By Geoff Adams-Spink
BBC News Online disability affairs reporter
A union claims the prison service has sacked officers ahead of new laws on disability discrimination.
Prison Officers will soon be covered by disability laws
The Prison Officers Association says there has been an increase in dismissals on medical grounds before legislation comes into effect.
The Home Office has denied the charge, saying it has been addressing sickness absence for a number of years.
The Disability Discrimination Act will cover the police, fire and prison services from 1 October.
Duncan Keys, the POA's assistant secretary, said there was a "complete lack of understanding", on the part of the Prison Service of its new obligations under the legislation.
"We believe that [the increase in dismissals] is because of the imminent introduction of the Disability Discrimination Act," he said.
"There's a sort of inbred understanding that the Prison Service simply doesn't employ people with disabilities."
But the Home Office, responsible for the Prison Service, said there had been no policy change.
"The Prison Service will only dismiss any member of staff after extensive consideration of the case, and only after exhausting any options for retaining or deploying staff," said a spokesperson.
The POA says more work is needed to accommodate disabled staff
The prison service was trying to "create a working environment where staff are confident that they can disclose their disability without fear of discriminatory repercussions," said the spokesman, stressing that there was a five-year action plan within the organisation.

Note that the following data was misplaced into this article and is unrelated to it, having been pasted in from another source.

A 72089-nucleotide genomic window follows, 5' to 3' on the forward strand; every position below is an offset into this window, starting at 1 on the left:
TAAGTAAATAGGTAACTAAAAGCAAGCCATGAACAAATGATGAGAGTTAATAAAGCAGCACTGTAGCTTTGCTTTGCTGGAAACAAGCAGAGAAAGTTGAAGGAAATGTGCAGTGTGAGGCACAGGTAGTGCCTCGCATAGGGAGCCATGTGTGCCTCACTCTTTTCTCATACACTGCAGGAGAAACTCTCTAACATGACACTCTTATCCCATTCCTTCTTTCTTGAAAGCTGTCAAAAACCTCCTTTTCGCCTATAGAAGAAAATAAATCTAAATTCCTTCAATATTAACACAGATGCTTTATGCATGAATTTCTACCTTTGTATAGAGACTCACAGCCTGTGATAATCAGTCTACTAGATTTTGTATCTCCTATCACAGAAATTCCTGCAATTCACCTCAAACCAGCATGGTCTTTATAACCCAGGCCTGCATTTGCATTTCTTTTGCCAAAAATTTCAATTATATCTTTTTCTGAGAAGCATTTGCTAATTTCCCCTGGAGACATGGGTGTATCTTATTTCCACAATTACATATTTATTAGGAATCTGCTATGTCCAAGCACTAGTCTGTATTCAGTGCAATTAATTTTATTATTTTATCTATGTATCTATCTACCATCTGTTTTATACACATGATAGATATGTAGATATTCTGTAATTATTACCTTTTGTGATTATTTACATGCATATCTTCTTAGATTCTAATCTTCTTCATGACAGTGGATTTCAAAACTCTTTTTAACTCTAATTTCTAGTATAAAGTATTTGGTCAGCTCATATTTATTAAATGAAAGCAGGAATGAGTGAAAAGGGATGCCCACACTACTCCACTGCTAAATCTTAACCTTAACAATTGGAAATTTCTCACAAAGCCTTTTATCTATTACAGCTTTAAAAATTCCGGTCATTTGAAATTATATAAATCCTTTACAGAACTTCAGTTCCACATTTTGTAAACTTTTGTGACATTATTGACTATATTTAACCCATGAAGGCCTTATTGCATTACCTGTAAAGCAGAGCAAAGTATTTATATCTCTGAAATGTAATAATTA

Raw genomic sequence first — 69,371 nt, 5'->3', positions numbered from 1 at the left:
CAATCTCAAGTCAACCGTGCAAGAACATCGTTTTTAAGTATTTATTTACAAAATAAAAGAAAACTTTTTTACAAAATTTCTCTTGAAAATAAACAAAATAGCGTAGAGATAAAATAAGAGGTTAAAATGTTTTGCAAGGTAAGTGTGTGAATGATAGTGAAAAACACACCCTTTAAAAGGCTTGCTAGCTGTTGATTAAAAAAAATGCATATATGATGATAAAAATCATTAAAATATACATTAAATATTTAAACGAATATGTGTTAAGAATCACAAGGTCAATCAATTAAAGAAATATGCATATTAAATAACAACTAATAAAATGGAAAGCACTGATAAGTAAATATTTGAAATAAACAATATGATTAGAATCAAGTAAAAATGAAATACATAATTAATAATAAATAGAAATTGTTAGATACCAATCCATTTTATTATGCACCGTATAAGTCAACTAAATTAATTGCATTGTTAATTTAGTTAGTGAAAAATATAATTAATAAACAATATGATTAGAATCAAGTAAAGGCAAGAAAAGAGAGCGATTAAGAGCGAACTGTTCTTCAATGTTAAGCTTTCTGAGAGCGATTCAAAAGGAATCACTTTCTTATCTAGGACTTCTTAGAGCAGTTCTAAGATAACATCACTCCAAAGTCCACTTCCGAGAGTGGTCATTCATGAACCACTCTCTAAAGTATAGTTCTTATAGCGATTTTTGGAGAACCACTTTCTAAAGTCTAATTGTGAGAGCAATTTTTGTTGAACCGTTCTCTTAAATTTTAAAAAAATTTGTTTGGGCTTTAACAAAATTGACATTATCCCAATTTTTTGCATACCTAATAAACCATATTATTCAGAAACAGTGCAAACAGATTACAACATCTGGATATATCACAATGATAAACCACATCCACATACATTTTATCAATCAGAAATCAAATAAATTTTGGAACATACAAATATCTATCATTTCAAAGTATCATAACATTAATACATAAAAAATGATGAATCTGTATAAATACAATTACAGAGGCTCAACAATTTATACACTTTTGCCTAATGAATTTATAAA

"Diversity training, which covers disability, is being given to all staff in a rollout programme," he said.
As with the other two uniformed services, high levels of physical fitness continue to be an entry requirement for prison officers.
"It is essential that prison officers possess a standard of physical fitness that enables them to perform physically demanding tasks professionally, and without risk of injury to either themselves or others."
'Culture of intolerance'
But according to the POA, this culture led to intolerance towards staff who develop or declare impairments.
"I think a lot of our members are hiding impairments because they fear that telling the truth will lead to dismissal," said Mr Keys.
Although the Home Office has been working on policies to promote 'disability confidence', the POA said the system was now less flexible now that it was some years ago.
"There was a breed of enlightened governor who would stay in post for several years and who would try to keep officers employed because they valued the individual's experience and dedication," said Mr Keys.
"Now people move through the system really quickly and are less likely to bend the rules."
Lack of understanding
One prison officer, speaking on condition of anonymity, told the BBC his dyslexia had been used to prevent his promotion within the service over the last 10 years.
When he applied to sit promotion exams, he was told to do them at a different prison to the rest of his colleagues, he said.
"I passed the exam, but one of my colleagues later commented that I'd sat the 'thickos' exam', which was quite hurtful," he said.
The officer said he was denied extra reading time, something many people with dyslexia require because of how they absorb information, when preparing for a role-play exercise in a promotion test.
He told the BBC he doubted the service would be ready for its legal obligations.
"No chance - they'll run around like headless chickens," he said.
The POA has produced a booklet in conjunction with the Disability Rights Commission to raise awareness among its members.
"We accept that these changes can't all happen overnight," said Duncan Keys of the union.
"We'd like to help the Prison Service to improve people's confidence - so far they're not asking for that help."